Ayana Gray artfully incorporates Pan-African folklore in this series opener where a young girl indentured to a zoo and a rising warrior unite against threats and peril both inside and beyond the physical realm. This debut vibrates with intricate worldbuilding without sacrificing the crucial main character development. Gray balances the dual POVs of two characters whose traits and flaws clearly establish their motivations. Beasts of Prey is a visceral and gorgeously written narrative. Readers will want to hunt down information about the next book in the series as soon as they finish reading this debut.

Allegedly by Tiffany D. Jackson
Genre: YA Fiction / Crime
Page Count: 394

(CW: Prison, Abuse, Murder, Death of an Infant, Violence, Burning, Sex, Teen Pregnancy)

The goddess of beauty and words, Tiffany D. Jackson, continually pens bestseller after bestseller. Jackson’s debut novel, Allegedly, which was nominated for an NAACP Image Award, proves she has always been a brilliant wordsmith. Allegedly is a YA crime novel sprinkled with elements out of a psychological thriller. Opening on a discussion about the mentally disturbed little girl from the eerie 1956 horror film The Bad Seed, a researcher evaluates the mindset of the alleged baby killer, Mary B. Addison. Now 16, the Black teen lives in a group home seven years after serving juvenile time for the murder of a white baby. But a conviction doesn’t necessarily mean Mary was at fault. Or was she? When Mary herself becomes pregnant, she must try to mend her relationship with the only witness to her alleged crime if she wants to keep her baby: her own mother.

Tiffany D. Jackson books are known for ripping your heart open with a knife without any needle and thread to sew yourself back together. I have now read all of Jackson’s body of work, and she fired emotional bullets from day one with this debut. Allegedly combines fictional written interviews, journalistic articles, and an unreliable narrative POV that leaves your head spinning until the staggering conclusion.

The Bones of Ruin by Sarah Raughley
Genre: YA Fantasy / Historical Fiction
Page Count: 478

(CW: Violence, Gore, Torture, Exploitation, Murder, Abuse of Power)

The Bones of Ruin may not be marketed as horror, but teeth-chattering moments definitely chew their way into Sarah Raughley’s newest supernatural novel. Set in Victorian London in the 19th century, African tightrope dancer Iris performs her high-wire act for ogling colonial spectators. But Iris has a secret: She cannot physically die. When she falls off the tightrope one night, her body crashes to the ground in front of dozens of onlookers. Her body pieces itself back together, but memories of a past Iris has all but forgotten still cloud her brain. Then, she meets Adam Temple. With Adam’s help, Iris extricates paranormal secrets about her lost memories. A member of the Enlightenment Committee, Adam also informs Iris how she may provide assistance to the defensive force to combat the other Committee members who believe the world is ending — who want to handpick who lives and who dies.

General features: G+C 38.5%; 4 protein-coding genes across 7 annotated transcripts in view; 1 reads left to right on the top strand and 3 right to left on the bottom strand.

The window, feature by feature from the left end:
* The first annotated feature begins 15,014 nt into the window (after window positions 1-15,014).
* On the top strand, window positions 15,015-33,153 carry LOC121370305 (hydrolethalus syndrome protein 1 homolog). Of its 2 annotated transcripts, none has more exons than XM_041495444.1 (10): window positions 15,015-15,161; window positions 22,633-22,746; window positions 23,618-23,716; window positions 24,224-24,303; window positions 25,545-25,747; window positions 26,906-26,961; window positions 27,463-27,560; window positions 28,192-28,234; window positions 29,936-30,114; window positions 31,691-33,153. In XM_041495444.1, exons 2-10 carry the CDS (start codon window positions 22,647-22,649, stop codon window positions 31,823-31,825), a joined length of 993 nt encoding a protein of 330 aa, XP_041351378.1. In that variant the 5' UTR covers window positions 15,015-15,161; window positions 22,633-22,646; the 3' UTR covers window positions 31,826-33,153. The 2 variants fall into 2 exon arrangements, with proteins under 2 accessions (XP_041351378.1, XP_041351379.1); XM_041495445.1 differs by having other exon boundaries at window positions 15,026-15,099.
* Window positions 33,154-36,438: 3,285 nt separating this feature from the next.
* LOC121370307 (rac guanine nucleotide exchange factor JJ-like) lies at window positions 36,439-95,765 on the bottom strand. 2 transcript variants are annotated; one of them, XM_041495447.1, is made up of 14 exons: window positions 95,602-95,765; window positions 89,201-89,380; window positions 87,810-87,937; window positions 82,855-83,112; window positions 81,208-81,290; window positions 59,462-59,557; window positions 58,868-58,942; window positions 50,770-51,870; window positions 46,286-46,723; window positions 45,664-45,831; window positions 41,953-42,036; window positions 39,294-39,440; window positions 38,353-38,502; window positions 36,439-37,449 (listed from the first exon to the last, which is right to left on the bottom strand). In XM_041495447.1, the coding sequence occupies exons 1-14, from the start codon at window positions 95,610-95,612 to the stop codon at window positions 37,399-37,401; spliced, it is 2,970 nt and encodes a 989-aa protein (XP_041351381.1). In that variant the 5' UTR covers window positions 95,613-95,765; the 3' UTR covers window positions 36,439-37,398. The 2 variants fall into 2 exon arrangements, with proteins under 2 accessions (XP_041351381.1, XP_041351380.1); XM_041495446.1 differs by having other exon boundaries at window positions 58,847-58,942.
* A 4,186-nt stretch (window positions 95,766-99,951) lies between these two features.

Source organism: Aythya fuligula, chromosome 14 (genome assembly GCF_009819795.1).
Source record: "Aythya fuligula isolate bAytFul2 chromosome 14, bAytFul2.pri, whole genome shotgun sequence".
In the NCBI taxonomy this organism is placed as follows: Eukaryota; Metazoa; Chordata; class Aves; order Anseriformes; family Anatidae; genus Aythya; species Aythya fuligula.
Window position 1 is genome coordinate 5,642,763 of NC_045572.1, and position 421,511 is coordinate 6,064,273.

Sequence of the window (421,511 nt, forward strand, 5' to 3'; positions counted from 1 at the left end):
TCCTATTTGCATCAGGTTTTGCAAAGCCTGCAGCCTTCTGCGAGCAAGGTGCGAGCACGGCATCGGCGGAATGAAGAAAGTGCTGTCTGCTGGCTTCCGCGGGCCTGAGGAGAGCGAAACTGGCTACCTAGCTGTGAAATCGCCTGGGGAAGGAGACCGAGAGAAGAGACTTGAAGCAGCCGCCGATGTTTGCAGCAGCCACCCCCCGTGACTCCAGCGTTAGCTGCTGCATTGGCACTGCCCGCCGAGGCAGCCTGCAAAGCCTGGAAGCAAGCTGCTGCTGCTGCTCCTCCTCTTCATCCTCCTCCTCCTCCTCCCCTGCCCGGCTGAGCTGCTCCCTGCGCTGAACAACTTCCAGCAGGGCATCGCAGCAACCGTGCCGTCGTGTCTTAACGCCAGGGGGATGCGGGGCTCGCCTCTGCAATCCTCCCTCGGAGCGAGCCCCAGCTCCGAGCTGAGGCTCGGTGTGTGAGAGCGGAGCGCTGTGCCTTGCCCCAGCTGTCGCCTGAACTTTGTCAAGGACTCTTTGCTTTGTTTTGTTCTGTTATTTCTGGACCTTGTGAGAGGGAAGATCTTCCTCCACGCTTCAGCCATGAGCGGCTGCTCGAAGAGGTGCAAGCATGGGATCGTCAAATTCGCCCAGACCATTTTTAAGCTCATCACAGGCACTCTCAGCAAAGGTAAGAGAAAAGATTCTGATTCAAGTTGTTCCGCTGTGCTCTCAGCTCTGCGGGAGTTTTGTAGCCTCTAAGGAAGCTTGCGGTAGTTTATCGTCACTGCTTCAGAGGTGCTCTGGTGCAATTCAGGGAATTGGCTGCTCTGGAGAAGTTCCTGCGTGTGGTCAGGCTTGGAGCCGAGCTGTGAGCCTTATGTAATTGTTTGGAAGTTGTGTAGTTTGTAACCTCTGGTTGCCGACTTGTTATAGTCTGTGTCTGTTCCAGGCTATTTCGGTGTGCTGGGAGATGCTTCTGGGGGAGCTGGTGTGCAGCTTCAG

Mystique achieved through Sarah Raughley’s rhythmic prose carries this book forward along the tightrope of intrigue. Readers will be enthralled by the lived-in setting of 1800s London and the magic throbbing through Iris’s veins. As Ruaghley steadily lifts the curtain of mystery behind Iris’s origins, the Committee’s threat of world devastation broils like a bubbling cauldron in the background. Experience the wonder The Bones of Ruin holds within its astounding pages.

Young Adult literature keeps reeling me back into reading, five and a half years out of high school. I remember the thrill I felt knowing a few days off of school in the month of November would be spent speed-reading as many YA fantasy or V.E. Schwab novels as possible. That nostalgia itches my brain this time of year. This is my first holiday season without school or college courses. You know how I’ll be spending my free time! I encourage you to also escape the chaos of this season with one of these mind-transporting novels.

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Katie’s Book Corner (October 2021)

We as a culture have genuinely embraced the colloquialism “spooky season” to define the thrills dealt by the month of October, and the term never stops bringing a smile to my face. We’re here, friends. We have unlocked passageway through the iron gates guarding the haunted house bearing the banner “Halloween” and traipse carefully up to the chills awaiting inside. Spooky month has arrived in full force, so I’ve prepared a list of five supernatural reading recommendations to read with the lights out. Tales of witches, vampires, ghosts, and secret societies comprise this October reading list. Read at your own peril…

Ninth House by Leigh Bardugo
Genre: Supernatural Thriller / Occult Fiction / Paranormal Fantasy